First snow of the season - I like using these titles for weather updates, by the way; it's like performing a community service.

*Ed Cunard and John Jakala are blogging up a storm this week over at The Low Road. Really, it's just great links and analysis all around. The centerpiece, I think, is Ed’s excellent essay on hip-hop and comics, and how the two intersect and inform one another (just to add a little to the conversation on superhero comic ‘disses,’ Grant Morrison has inserted some lovely shots into Seven Soldiers, ranging from the closing scene jab at Alan Moore in Zatanna #1 to a strange reference to J. Michael Straczynski’s Amazing Spider-Man animal totem ideas in Bulleteer #1 - Warren Ellis has also written on the topic of comics as ‘response records,’ mentioning that his Apparat book Simon Spector was meant as a direct answer to Moore’s Tom Strong). Good times await you at those links.

The Secret Voice #1

For some reason, the price on this one got to me: $4.95 for a 64-page pamphlet by a small publisher (AdHouse) seems awfully inexpensive these days. It’s a lovely production too - I especially liked the colorful back cover and its apt description of the book’s contents as “Fiction, short stories. Excitement” hovering over a field of armored warriors leaping onto green clouds above a beer distributor to fire laser guns at one another. Good times, and there’s plenty of fun inside the book as well.

The Secret Voice is clearly a work of love by writer/artist Zack Soto - the reader can sense the excitement and care coursing through these pages as the author concocts new stories, new characters. This work is quite heavily informed by the superheroic milieu, and its accoutrements initially seem familiar; there’s more than one costumed adventurer to be met in this issue, and there’s trolls and human bullies alike to be fought. But there’s no whiff of simple genre mimicry here, even as the weapons brandished and the poses struck are iconic; it’s all Soto’s vision, and one needn’t read through the text features in this issue to feel his personality emanating.

It’s a one-man anthology (the book’s title is shared with some of Soto’s minicomics work), though its initial story (Dr. Galapagos Chapter 1) takes up 30 pages - it’s paced a bit like a single superhero issue all on its own, a debut, complete with an introduction to its protagonist’s powers, inferences as to the rest of his world, snatches of backstory to be expanded upon later, several mysteries duly established, plenty of action, and a cliffhanging finale. In short, the title character (a bandaged, goggle-wearing cloaked adventurer with a big blade and the power to literally breathe life into non-living things) visits an underground troll funeral on a mission to sever and steal the left hand of the deceased troll king. Such preemptory grave-robbing doesn’t sit well with the assembled trolls, and a huge fight occurs, eventually involving an irate troll shaman and a spit golem. The particulars of the Doctor’s mission remain shrouded, with only casual asides to unseen conversations and events provided to suggest a certain context.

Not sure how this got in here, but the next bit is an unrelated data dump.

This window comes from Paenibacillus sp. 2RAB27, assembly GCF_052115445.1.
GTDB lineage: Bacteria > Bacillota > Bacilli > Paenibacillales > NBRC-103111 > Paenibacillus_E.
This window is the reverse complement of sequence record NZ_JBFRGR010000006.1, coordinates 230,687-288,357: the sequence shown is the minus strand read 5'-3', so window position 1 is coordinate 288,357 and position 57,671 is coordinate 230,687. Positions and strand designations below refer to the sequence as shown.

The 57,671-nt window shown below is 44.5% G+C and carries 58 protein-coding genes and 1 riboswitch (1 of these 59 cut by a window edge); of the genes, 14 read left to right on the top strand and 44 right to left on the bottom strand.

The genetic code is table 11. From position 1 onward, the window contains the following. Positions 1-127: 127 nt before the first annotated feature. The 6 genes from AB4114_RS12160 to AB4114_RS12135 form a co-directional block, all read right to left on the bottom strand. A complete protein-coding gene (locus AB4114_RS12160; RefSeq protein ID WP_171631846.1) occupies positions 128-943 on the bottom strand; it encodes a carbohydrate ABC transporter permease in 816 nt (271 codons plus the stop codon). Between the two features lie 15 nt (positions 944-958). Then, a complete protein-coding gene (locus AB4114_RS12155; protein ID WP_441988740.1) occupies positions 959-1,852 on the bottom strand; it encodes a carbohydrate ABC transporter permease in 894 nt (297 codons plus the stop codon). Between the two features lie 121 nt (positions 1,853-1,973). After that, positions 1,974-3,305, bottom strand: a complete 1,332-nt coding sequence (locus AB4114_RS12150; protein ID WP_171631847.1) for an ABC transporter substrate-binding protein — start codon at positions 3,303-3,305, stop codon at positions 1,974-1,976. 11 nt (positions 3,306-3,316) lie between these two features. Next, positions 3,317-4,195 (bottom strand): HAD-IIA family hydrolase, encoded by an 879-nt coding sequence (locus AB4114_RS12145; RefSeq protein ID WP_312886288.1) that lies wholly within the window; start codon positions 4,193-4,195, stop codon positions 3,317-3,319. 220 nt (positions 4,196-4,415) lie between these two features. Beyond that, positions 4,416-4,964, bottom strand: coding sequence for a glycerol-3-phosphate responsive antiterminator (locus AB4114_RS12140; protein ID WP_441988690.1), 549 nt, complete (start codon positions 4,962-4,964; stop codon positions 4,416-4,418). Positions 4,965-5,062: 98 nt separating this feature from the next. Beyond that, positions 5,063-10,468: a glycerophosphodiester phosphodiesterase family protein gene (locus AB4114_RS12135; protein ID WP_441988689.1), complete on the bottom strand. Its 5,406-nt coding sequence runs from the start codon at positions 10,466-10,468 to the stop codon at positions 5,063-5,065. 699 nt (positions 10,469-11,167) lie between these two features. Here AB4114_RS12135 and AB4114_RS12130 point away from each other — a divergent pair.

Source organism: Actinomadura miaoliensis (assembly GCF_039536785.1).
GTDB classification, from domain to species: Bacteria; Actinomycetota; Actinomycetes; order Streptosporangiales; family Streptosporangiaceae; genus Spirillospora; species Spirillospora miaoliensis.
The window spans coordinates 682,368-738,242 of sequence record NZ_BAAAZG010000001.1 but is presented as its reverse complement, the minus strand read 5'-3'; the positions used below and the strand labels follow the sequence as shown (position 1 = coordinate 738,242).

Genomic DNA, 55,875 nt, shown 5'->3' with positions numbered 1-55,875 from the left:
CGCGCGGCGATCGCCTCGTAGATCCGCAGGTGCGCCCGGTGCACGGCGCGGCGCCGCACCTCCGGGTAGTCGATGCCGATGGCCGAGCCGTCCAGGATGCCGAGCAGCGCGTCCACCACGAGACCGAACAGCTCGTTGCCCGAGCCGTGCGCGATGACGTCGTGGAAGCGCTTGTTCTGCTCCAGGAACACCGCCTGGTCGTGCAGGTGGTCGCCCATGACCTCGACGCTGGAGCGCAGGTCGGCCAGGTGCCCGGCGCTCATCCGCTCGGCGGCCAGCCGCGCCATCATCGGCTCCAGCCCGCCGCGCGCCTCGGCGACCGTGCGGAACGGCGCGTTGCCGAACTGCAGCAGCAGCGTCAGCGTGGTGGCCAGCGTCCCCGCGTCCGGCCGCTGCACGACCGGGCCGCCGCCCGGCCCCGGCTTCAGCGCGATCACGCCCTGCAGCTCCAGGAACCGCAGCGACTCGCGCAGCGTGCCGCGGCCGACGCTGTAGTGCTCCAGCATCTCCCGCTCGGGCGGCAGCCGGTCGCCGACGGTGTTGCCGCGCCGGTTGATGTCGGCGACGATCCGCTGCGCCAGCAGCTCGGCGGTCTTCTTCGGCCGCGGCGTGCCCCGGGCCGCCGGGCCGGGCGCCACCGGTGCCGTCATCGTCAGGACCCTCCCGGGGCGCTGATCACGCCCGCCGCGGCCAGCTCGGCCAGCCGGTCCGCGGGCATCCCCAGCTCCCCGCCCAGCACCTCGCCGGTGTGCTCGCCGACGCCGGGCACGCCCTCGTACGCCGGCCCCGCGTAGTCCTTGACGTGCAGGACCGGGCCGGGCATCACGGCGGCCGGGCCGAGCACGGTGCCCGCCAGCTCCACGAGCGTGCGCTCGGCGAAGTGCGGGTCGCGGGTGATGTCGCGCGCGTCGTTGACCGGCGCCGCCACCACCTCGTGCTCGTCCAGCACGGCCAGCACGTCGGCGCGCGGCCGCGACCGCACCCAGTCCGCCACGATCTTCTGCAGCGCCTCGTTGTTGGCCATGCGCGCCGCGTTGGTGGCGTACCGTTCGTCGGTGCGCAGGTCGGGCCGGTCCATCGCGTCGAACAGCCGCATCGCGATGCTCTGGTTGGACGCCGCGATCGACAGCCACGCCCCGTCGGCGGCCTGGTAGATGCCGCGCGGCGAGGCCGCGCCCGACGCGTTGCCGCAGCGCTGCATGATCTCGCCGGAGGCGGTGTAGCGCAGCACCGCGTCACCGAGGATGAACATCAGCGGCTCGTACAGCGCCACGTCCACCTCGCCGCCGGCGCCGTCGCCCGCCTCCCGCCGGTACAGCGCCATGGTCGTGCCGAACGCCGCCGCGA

Such exposition-light, action-heavy material may not be for everyone. In a recent column, Steven Grant said that the story “may be the single emptiest thing I've read in years,” citing its seeming lack of plot or character or theme. Indeed, Soto himself seems to be aware of the lightness of the work, at one point assuring us that “[t]here is an actual story building up here,” and promising plenty of fleshing-out of the protagonist in the near-future. I think, for a first outing, there’s some good work done with suggesting things, teasing the reader along with tidbits and little invitations to imagining - sure, it’s pretty heavy on the troll-stomping, but it ably creates a gently dream logic-fueled environment for its title character to romp in. And Soto’s art carries a lot of character itself, overcoming its occasional awkwardness (the first four pages in particular seem a bit unsure - though it’s interesting that they encompass all of the time the title character spends above ground) often through sheer force of verve and some lovingly executed leaps and swings. Soto’s visuals remind me a bit of Paul Pope’s in terms of movement, though Soto’s characters are both rougher and tighter, their energies more confined to their panels.

There’s other stories too - an odd little 2-page thing called Ghost Attack!? serves largely to (briefly) amuse, though the 9-page Day 34 offers some good hallucinogenic kick, as a man in a drifting lifeboat encounters a hole in the ocean, where he encounters a strange prisoner and an outbreak of dream logic. Indeed, one could say that ‘confrontation with the inexplicable’ is a running theme in the book, though the blood and flood of Day 34 is quite different than the curious, adventurous nature of Dr. Galapagos. Smog Emperor (14 pages) takes yet a different route, as a lonely Billy Batson-type kid argues with the title entity, his excessively bloodthirsty alter ego who’s basically his clawing id. There’s some decent humor, knowingly soaking up the joy of gleeful superhero destruction - it’s short on revolutionary insights, perhaps, but it’s infectiously catchy. That goes for the book as a whole, by the way.

The text pieces are also nice, including 3 pages of The Official Handbook of the Secret Voice Universe, highlighting material established in past Soto work, as seen in Project: Telstar, Project: Superior and Superior Showcase #0 (AdHouse’s 2005 FCBD book). There’s also plenty of recommendations of other books to enjoy, bonus thumbnail art, design sketches, an essay on Soto’s history with reading comics - all sorts of things. It’s a great big chunk of entertainment, infused with pleasure. It feels like a book that was exceedingly fun to make, and I think a lot of readers will find the enjoyment rubbing off onto them.